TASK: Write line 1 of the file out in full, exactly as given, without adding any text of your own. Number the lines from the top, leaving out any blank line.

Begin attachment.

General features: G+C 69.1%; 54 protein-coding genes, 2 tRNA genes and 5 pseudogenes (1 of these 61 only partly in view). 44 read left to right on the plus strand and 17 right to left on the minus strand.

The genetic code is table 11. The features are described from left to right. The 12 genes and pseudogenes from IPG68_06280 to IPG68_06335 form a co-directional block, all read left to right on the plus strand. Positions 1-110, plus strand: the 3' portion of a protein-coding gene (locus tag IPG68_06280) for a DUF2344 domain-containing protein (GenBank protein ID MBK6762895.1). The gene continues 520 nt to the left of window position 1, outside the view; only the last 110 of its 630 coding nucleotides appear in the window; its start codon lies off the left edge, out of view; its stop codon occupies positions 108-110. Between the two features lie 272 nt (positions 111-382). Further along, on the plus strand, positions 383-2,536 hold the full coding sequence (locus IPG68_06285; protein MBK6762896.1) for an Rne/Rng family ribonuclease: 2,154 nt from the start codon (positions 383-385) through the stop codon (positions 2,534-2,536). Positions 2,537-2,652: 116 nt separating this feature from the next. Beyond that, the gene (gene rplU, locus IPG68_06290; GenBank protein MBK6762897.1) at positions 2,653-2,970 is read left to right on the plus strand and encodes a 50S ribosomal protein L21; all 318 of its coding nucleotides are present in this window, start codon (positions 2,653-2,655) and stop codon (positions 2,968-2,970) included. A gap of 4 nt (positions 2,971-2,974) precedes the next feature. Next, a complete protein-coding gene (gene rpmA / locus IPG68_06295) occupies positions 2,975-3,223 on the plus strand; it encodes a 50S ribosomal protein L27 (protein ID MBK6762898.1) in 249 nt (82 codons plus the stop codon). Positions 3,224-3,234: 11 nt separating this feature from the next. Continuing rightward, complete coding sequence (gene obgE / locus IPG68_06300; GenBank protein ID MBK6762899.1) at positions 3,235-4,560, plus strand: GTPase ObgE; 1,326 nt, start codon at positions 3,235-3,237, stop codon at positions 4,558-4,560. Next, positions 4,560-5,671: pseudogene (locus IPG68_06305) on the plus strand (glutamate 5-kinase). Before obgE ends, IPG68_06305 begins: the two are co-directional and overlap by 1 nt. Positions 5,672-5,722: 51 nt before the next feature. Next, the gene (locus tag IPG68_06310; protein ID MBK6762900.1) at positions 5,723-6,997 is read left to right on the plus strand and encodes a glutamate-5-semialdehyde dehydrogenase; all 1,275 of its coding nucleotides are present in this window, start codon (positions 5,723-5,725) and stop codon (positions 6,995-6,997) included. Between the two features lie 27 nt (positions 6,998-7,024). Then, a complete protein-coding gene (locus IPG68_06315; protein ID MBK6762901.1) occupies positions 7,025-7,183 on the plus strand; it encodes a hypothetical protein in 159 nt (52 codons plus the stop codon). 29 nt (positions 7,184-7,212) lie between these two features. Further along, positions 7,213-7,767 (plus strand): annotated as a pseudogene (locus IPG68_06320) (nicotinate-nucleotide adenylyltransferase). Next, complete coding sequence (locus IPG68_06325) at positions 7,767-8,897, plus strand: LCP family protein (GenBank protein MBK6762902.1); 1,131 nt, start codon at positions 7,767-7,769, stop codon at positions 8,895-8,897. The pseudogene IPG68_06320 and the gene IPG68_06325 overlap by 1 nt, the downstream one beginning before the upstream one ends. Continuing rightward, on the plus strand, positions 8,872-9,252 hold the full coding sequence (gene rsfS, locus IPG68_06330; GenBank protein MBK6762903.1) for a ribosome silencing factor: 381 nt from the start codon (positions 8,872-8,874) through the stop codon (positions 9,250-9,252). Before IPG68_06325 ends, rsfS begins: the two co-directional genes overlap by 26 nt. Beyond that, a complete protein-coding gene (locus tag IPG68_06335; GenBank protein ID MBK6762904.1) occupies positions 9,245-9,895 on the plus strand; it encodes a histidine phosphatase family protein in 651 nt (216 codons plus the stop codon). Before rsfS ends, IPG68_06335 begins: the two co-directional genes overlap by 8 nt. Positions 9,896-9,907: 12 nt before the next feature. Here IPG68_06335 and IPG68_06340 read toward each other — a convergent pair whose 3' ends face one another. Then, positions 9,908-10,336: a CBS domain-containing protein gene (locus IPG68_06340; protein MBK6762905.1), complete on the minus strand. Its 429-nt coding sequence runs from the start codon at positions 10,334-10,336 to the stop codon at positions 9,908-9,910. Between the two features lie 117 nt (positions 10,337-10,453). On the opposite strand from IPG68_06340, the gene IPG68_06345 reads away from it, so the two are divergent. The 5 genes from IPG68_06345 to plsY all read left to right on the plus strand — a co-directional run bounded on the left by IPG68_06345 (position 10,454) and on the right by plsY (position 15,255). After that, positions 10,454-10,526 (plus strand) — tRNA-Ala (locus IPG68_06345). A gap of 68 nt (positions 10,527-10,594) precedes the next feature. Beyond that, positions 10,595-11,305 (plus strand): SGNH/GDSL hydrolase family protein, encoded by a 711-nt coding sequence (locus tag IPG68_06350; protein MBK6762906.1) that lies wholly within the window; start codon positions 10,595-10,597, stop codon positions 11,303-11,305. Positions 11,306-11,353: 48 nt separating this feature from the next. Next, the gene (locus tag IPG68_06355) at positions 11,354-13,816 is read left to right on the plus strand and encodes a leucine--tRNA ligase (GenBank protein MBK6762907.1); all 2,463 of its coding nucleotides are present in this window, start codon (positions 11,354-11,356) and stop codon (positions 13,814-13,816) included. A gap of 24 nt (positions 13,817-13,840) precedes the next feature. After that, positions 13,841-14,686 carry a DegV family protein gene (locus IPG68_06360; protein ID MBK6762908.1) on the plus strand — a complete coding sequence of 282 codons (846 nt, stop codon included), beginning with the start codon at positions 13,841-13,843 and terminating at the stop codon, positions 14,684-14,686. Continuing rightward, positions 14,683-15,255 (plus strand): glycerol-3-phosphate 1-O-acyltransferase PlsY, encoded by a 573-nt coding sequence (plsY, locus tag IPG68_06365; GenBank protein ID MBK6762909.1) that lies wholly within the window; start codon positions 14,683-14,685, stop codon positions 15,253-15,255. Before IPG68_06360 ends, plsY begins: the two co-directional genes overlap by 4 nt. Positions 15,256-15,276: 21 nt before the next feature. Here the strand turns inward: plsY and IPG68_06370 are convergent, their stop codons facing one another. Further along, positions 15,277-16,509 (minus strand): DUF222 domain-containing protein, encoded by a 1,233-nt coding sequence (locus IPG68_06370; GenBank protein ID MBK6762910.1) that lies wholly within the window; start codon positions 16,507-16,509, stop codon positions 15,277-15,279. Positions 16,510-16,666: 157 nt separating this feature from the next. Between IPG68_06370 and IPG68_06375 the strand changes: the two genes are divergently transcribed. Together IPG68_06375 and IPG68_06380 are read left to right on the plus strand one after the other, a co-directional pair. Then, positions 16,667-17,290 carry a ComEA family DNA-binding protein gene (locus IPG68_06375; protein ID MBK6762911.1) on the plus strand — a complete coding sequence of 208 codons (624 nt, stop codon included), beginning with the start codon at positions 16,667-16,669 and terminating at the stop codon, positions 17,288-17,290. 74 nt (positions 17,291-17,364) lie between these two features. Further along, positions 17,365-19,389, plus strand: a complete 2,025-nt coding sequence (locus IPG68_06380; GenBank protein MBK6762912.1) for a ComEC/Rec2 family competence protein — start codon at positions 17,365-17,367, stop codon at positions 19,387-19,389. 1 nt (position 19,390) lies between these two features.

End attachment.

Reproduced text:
General features: G+C 69.1%; 54 protein-coding genes, 2 tRNA genes and 5 pseudogenes (1 of these 61 only partly in view). 44 read left to right on the plus strand and 17 right to left on the minus strand.